One morning last week I woke up to a message from my dear daughter horribly far away in Japan. It included a guardian article headlined ‘Ballet Shoes gets 21st century update’. Almost fainting with horror I read on: one of the girls, the ballet dancer will now be a boy (of course) and there will be an element of magical realism to the London setting. The article ended with the terrible news that the updating of children’s classics will not end here.
For anyone whose youth was so misspent that they grew up cruelly deprived of the total pleasure of this book, Ballet Shoes is the story of 3 girls fostered and given the name Fossil and their determination to forge ahead in their chosen careers as actor, car mechanic and ballet dancer, ‘to put our names in history books because it’s our very own and nobody can say it’s because of our grandfathers’. It featured in F’s top 20 books EVER and provokes wistful and enthusiastic recollection among devotees.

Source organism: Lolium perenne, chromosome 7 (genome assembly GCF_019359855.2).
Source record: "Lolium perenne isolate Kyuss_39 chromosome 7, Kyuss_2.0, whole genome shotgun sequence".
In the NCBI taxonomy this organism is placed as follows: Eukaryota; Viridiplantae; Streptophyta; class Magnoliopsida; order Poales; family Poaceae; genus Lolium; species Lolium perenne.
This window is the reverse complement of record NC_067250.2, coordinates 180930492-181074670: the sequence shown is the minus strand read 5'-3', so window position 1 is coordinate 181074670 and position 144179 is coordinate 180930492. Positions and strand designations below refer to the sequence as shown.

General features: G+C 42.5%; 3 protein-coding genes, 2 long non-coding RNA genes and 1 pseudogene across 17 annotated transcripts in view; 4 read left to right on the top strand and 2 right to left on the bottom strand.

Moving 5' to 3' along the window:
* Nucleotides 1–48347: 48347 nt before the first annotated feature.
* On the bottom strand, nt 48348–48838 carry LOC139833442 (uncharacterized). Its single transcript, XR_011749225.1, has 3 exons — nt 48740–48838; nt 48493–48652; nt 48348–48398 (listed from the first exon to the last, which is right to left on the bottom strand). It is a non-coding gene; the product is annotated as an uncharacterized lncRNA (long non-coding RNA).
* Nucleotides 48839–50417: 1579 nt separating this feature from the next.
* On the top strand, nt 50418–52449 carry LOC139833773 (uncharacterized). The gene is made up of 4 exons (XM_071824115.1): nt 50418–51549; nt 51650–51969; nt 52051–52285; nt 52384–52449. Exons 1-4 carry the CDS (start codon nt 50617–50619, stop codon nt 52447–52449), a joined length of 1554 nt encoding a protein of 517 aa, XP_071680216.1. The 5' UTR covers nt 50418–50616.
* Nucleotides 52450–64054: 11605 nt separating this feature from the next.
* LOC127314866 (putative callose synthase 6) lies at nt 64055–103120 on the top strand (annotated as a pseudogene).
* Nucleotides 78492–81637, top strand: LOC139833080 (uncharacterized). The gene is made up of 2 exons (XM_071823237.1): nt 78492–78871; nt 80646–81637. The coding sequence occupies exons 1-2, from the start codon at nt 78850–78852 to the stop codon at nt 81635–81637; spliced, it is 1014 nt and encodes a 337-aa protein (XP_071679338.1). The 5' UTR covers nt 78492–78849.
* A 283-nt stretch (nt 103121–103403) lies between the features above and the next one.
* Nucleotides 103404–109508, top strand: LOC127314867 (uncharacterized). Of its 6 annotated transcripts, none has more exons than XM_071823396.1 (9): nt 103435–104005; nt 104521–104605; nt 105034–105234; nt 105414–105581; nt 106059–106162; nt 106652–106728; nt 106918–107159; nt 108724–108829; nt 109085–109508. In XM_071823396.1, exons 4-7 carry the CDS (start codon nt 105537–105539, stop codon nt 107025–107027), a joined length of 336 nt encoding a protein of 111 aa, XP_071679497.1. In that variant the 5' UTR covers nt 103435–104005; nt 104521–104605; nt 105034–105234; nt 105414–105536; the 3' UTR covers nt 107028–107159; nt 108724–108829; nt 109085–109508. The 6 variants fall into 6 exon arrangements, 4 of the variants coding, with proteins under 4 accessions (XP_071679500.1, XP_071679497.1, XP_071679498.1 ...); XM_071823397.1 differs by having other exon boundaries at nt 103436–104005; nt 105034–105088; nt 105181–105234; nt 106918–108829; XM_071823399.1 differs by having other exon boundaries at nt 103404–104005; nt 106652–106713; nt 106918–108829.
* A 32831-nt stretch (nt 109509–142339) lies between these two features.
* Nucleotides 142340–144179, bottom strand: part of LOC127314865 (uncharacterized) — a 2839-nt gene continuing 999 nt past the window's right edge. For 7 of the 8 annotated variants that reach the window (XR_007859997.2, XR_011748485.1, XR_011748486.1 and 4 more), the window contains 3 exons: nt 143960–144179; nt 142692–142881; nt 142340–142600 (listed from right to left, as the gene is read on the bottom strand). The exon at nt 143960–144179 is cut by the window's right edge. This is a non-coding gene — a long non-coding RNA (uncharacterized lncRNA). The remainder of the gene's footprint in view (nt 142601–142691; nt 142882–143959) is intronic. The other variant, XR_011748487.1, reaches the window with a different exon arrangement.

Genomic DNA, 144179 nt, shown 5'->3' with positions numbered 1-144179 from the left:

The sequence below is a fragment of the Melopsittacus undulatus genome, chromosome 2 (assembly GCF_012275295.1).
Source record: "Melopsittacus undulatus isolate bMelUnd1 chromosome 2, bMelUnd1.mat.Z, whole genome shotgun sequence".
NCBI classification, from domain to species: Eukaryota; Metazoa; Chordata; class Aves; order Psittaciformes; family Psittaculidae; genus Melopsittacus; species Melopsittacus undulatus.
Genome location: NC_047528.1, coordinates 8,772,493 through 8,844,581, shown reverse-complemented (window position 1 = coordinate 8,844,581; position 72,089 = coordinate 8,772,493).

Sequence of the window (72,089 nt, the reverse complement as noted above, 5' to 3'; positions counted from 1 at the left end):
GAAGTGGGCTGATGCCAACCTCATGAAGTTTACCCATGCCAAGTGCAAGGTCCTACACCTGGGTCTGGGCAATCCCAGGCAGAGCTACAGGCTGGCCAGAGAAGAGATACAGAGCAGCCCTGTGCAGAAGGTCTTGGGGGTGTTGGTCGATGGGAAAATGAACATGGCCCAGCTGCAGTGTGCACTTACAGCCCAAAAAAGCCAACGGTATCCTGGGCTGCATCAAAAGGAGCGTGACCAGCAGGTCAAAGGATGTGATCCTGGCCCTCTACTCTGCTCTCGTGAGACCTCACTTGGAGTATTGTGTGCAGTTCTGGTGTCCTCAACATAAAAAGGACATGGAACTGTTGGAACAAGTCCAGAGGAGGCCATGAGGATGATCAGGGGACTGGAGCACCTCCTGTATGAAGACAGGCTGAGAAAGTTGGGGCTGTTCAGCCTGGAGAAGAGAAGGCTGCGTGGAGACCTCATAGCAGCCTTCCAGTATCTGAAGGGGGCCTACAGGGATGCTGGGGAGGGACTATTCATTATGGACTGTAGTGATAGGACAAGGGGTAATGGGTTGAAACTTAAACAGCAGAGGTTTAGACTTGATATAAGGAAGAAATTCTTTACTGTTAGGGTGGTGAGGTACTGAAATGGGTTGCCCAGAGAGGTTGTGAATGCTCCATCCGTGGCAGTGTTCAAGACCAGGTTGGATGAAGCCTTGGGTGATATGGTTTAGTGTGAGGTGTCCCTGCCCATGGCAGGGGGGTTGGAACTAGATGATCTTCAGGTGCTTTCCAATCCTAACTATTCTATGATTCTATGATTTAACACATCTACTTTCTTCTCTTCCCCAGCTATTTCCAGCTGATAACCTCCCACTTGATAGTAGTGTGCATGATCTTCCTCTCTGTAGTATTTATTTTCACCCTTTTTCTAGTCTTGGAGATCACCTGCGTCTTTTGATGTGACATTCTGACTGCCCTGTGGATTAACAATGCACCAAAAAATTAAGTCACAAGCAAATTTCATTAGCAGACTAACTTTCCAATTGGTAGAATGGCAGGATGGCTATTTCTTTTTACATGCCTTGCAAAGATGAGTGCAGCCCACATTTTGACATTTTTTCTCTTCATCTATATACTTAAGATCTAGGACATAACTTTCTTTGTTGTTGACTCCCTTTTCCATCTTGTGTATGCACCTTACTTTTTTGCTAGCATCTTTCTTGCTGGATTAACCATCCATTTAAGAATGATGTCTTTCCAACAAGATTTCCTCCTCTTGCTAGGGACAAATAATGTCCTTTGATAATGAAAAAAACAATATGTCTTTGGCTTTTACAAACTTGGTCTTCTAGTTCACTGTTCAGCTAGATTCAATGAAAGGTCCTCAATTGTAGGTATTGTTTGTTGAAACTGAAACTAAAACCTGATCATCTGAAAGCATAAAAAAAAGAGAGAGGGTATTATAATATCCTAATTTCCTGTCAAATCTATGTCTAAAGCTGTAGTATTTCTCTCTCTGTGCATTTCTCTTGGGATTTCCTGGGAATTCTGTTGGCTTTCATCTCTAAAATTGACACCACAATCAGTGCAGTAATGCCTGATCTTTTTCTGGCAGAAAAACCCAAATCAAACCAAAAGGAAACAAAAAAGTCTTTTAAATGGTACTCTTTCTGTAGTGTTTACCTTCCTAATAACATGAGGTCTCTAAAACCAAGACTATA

The book is a perfect read for any time, made even more interesting for its 1930s setting. So, call me old-fashioned, but I see absolutely no reason to change a single word!
Amaryllis is reading:
- The Shadow King, Maaza Mengiste – I have just started this novel set in Ethiopia during the 1930s during invasion of Italy under Mussolini and seen through eyes of women.
- Good Husbandry, Kristen Kimball – memoir of a couple starting a family whilst running a community farm in the Adirondacks. I almost want to be a farmer!
- Nothing to See Here, Kevin Wilson – a really enjoyable read about a young women caring for twins who have a propensity for spontaneous combustion – not as weird as it sounds and both funny and moving.